Many years ago I taught myself to draw using a book called Drawing on the Right Side of the Brain by Betty Edwards. Her premise is that anyone who can hold a pencil and make a straight line can draw. The problem is that we don’t see what is in front of us because our thinking mind – the left side of the brain – hijacks our perception. The mind thinks it already knows what things look like and that blinds it to the actuality.
Look at a straight-sided mug, for instance. It appears to have straight sides with an ellipse at the top and a partial ellipse at the bottom. But if you draw that you get pointy bits where the sides meet the top and bottom edges, whereas in reality these places are rounded.
The book contains a number of exercises to make you really look at things, such as drawing the irregular spaces between objects that the mind can’t guess at. I was amazed at how quickly my drawing improved once I learned to look.
Just so with our other perceptive faculties, for example listening. Those of us who teach will, I’m sure, have had the experience of explaining something perfectly clearly, and possibly more than once, only to find out later that a student thought we said something completely different because that was what they already had in their mind and so did not hear what we actually said.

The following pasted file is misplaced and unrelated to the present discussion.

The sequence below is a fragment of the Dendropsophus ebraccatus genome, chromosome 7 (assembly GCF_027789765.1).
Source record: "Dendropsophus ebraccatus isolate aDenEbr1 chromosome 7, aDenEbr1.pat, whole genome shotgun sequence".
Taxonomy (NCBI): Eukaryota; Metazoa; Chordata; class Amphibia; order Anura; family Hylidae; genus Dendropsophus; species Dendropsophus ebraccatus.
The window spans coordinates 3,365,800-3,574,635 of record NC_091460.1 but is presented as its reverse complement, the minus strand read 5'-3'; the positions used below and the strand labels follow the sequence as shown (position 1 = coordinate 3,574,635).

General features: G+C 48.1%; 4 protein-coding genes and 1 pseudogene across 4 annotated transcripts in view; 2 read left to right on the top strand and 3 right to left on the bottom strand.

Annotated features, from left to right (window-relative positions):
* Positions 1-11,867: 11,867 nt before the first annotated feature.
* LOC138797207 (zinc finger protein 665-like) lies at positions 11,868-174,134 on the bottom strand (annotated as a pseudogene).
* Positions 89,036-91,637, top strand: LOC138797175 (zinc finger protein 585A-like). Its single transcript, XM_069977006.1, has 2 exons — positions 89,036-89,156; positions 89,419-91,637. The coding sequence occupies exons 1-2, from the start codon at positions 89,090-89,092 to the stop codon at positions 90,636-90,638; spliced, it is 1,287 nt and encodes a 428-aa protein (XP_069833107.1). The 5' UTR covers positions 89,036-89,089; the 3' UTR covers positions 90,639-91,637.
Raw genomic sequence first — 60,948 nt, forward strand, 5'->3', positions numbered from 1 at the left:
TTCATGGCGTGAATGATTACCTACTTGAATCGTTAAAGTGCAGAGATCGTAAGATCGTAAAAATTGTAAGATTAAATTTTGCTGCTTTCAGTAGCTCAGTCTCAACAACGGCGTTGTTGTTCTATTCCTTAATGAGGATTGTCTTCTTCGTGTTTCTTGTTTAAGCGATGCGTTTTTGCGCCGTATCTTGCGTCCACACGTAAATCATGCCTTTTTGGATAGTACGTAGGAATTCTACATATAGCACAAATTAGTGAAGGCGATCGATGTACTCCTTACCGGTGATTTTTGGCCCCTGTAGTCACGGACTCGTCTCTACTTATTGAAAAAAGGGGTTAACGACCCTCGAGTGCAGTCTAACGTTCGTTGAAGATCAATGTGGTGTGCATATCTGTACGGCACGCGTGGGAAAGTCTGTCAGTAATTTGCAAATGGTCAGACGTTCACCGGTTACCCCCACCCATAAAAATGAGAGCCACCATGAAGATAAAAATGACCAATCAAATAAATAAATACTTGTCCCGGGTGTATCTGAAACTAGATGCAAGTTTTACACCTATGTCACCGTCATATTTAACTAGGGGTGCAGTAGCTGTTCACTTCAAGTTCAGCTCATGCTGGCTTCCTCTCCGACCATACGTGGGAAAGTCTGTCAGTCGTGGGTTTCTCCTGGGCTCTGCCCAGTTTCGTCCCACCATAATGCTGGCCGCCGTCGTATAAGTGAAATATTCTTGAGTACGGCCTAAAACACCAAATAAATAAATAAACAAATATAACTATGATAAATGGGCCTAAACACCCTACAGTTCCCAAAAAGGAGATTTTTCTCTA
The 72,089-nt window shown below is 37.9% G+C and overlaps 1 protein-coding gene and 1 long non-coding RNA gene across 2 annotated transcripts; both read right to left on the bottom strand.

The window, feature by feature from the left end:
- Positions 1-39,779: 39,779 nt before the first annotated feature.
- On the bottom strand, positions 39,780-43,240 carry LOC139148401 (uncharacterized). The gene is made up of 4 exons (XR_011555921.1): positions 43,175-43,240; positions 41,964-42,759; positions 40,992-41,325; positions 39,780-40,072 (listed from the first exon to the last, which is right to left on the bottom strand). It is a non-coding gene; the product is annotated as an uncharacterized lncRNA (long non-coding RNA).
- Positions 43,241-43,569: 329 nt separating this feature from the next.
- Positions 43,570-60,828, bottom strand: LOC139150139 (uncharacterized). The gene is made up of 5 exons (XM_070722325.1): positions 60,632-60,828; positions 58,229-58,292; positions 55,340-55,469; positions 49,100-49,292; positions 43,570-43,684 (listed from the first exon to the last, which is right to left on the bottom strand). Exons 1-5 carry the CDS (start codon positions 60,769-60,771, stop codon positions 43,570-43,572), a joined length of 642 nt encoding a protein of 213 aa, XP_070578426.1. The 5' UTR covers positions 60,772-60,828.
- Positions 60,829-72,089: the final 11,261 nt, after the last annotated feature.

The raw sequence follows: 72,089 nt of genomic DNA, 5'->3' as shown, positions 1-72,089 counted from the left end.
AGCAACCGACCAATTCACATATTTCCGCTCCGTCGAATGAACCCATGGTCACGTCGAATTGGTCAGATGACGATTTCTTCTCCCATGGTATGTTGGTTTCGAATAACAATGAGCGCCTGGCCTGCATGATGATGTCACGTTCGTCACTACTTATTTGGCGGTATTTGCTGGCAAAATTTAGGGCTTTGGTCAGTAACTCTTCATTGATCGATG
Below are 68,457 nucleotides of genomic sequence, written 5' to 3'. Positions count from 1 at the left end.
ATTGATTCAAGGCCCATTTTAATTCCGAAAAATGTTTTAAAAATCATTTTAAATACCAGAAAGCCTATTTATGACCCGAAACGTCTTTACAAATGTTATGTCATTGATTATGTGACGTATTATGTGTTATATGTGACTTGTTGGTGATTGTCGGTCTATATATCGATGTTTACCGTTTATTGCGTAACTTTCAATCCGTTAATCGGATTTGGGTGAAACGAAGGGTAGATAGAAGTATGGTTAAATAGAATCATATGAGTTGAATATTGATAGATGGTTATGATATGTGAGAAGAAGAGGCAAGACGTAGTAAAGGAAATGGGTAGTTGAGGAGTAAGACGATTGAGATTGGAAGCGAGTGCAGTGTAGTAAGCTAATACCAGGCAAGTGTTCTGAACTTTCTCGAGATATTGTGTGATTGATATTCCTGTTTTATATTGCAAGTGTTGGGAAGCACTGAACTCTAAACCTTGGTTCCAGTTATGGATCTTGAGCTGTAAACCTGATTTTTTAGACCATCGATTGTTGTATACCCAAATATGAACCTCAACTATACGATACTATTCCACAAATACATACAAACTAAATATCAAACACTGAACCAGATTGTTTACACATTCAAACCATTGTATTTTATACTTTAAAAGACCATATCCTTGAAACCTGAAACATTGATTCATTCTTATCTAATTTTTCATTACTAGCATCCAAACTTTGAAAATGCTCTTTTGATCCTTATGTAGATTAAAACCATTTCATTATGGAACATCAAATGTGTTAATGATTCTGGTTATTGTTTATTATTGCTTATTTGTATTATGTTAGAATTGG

Once we know that this is how our mind works we can cultivate the ability to let go of thought and perceive more clearly. Just as I could learn to see and draw more accurately, we can become aware of how our thoughts can prevent us from hearing what is being said, or understanding the reality of a situation. The following quote from Shunryu Suzuki in Zen Mind, Beginner’s Mind gives us a clue:
In the beginner’s mind there are many possibilities, but in the expert’s there are few.